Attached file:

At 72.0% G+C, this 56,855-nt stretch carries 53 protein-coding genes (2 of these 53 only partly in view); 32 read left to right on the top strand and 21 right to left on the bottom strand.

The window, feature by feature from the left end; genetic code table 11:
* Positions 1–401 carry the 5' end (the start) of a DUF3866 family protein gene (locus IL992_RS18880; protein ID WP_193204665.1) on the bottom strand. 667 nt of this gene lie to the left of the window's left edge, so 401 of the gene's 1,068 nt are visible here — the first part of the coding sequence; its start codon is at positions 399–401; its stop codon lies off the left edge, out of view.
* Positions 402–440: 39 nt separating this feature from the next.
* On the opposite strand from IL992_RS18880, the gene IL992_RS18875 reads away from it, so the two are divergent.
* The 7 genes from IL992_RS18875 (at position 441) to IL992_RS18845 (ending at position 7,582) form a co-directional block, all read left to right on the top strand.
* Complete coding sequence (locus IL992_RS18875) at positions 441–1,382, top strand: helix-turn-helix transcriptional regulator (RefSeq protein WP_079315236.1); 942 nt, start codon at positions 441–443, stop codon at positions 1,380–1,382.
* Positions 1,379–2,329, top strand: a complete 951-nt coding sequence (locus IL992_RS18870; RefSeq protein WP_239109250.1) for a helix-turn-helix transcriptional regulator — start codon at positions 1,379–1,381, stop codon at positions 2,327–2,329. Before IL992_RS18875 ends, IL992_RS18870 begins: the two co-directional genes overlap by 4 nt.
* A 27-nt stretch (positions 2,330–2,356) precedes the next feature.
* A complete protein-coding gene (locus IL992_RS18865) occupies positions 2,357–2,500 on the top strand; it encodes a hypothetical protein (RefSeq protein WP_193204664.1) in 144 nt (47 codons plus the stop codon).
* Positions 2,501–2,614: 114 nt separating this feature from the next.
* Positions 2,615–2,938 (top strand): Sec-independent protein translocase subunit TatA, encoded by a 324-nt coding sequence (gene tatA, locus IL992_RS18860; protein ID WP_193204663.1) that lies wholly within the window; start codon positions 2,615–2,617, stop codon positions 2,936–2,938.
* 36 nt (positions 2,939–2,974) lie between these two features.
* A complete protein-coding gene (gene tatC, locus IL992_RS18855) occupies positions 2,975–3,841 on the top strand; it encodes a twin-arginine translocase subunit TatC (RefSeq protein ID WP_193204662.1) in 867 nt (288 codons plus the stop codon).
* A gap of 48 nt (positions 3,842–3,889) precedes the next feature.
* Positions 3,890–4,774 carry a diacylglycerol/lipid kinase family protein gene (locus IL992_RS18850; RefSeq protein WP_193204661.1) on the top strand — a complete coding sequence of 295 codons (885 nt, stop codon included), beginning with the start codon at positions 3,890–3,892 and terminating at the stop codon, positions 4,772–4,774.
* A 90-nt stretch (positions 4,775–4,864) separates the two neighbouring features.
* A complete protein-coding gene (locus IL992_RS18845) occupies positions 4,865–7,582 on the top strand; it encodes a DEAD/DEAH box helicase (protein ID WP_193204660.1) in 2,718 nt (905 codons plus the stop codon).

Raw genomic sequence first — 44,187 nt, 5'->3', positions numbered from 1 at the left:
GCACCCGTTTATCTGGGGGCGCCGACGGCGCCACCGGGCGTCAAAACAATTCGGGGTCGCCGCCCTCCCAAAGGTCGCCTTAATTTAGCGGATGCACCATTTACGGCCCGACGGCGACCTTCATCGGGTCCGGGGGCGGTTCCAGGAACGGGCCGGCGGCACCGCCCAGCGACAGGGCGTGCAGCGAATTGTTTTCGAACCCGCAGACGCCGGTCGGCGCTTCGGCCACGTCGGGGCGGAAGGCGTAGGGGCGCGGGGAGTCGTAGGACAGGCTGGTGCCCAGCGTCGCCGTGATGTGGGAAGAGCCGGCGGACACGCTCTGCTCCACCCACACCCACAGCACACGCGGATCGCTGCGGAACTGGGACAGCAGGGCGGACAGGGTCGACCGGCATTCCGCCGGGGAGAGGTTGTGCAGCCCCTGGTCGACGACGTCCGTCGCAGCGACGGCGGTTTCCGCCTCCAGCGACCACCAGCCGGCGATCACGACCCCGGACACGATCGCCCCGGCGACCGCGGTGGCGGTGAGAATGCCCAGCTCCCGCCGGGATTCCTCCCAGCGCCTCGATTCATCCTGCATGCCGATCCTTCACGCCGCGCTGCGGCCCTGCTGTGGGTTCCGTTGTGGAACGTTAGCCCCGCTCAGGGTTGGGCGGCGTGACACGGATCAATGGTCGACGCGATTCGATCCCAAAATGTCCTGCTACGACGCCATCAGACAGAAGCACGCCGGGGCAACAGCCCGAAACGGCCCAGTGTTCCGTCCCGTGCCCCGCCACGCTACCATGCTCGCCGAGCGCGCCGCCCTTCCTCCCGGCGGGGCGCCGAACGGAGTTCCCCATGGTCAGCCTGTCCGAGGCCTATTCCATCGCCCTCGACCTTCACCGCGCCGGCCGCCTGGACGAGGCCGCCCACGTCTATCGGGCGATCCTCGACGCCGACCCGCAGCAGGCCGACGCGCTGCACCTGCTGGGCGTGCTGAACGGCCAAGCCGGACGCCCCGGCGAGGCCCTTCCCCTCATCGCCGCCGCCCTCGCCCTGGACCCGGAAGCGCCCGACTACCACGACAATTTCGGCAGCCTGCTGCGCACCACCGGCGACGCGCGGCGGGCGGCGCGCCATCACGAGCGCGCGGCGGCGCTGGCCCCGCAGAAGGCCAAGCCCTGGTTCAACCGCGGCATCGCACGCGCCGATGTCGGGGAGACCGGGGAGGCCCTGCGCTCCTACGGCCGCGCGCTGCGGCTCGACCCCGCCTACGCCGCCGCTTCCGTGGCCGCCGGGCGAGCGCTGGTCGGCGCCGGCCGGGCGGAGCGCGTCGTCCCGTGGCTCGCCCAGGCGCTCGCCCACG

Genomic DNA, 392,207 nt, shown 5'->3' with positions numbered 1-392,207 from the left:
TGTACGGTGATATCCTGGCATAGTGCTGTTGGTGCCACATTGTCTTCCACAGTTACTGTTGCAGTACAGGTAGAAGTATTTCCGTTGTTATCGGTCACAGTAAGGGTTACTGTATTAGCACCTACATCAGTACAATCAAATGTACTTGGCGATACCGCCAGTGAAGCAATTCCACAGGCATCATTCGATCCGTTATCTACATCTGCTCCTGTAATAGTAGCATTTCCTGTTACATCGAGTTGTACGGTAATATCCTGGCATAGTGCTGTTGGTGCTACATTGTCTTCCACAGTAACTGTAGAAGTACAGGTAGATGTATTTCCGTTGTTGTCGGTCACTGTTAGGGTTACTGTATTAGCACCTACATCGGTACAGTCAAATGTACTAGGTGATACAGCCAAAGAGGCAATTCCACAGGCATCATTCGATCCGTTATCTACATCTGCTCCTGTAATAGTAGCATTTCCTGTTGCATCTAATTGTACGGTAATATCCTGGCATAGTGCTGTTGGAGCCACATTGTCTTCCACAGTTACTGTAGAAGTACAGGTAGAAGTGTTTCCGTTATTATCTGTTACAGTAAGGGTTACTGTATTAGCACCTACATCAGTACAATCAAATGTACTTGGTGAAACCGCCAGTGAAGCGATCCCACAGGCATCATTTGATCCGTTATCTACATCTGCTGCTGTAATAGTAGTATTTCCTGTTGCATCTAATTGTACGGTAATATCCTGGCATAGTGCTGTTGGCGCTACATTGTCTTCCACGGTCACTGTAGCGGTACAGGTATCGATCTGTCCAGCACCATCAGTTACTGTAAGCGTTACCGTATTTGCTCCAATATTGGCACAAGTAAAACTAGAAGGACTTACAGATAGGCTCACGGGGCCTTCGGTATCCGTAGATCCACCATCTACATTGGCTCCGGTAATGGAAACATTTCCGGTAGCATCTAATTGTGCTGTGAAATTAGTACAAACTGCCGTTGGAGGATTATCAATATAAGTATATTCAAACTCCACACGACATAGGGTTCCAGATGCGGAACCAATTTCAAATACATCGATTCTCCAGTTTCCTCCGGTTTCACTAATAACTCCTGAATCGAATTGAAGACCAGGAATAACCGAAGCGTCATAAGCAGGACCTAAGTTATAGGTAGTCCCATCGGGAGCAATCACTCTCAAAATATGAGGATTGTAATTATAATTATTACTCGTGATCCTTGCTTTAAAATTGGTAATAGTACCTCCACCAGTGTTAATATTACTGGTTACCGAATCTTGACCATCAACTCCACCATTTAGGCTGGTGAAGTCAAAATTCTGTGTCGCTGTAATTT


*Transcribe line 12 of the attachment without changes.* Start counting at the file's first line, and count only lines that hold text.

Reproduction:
* Positions 2,615–2,938 (top strand): Sec-independent protein translocase subunit TatA, encoded by a 324-nt coding sequence (gene tatA, locus IL992_RS18860; protein ID WP_193204663.1) that lies wholly within the window; start codon positions 2,615–2,617, stop codon positions 2,936–2,938.